We present a method for estimating partial atomic charges that uses all of the measured ionization energies (first, second, third, etc.) for every atom in the periodic table. We build on the charge equilibration (Qeq) method of Rappé and Goddard (which used only the first ionization energies) but reduce the number of ad hoc parameters from at least one for every type of atom to just two global parameters: a dielectric strength and a modified parameter for hydrogen atoms. Periodic electrostatic interactions are calculated via Ewald sums, and the partial charges are determined by simultaneously solving a system of linear equations; no iteration is required. We compare the predicted partial atomic charges of this extended charge equilibration (EQeq) scheme against plane-wave density-functional theory derived charges determined via the REPEAT method for 12 diverse metal-organic frameworks (MOFs). We also compare EQeq charges against ChelpG charges calculated using nonperiodic MOF fragments, as well as against Qeq charges as implemented in Accelrys Materials Studio. We demonstrate that for the purpose of ranking MOFs from best to worst for carbon capture applications, EQeq charges perform as well as charges derived from electrostatic potentials, but EQeq requires only a tiny fraction of the computational cost (seconds vs days for the MOFs studied). The source code for the EQeq algorithm is provided.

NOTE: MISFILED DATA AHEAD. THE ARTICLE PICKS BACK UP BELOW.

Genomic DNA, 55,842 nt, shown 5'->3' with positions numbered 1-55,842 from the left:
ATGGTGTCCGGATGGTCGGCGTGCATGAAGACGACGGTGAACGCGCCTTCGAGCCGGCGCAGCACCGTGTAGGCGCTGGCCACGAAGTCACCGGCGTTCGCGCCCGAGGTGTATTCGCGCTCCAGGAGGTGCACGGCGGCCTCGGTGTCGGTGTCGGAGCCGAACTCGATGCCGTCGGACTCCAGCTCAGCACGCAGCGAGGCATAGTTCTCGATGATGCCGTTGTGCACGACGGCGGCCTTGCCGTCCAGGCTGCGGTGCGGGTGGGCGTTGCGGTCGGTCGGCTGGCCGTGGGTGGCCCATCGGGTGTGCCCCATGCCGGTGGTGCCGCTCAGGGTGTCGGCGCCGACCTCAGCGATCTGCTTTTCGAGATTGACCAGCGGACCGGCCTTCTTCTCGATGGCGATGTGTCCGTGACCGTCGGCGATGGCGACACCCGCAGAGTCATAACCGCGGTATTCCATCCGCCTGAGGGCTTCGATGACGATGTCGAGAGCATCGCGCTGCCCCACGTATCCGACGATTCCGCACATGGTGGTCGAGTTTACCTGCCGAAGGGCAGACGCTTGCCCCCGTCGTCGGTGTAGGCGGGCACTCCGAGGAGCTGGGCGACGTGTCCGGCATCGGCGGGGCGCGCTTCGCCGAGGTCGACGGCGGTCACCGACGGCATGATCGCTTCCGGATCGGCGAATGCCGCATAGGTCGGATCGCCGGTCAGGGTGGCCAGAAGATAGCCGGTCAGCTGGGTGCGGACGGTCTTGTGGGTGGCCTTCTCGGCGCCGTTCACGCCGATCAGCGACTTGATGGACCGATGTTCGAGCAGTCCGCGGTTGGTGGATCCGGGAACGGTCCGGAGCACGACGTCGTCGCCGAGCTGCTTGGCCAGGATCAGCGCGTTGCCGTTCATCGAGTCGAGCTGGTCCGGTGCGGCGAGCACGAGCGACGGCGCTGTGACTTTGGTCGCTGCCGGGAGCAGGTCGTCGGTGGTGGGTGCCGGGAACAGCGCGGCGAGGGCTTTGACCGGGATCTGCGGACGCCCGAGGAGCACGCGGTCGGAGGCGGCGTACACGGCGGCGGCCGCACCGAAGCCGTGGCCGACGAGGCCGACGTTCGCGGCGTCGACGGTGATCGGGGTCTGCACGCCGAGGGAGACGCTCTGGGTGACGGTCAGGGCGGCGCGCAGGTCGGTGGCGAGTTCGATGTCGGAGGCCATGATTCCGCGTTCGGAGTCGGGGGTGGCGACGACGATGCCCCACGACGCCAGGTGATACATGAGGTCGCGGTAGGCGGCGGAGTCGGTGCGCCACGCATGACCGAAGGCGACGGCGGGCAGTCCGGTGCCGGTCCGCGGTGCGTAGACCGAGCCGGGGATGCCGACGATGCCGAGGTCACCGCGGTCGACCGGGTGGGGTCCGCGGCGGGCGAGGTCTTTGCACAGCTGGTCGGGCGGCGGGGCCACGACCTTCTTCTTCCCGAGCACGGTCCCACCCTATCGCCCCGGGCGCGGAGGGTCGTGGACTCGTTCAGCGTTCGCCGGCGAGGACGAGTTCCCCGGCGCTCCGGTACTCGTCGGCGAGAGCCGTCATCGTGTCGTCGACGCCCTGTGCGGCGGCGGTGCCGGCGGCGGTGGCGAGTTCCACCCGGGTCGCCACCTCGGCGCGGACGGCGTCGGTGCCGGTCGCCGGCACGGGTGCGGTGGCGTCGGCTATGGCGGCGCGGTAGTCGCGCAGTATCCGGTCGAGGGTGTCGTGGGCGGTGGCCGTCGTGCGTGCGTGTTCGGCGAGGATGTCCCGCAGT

ASJC Scopus subject areas
- Materials Science(all)
- Physical and Theoretical Chemistry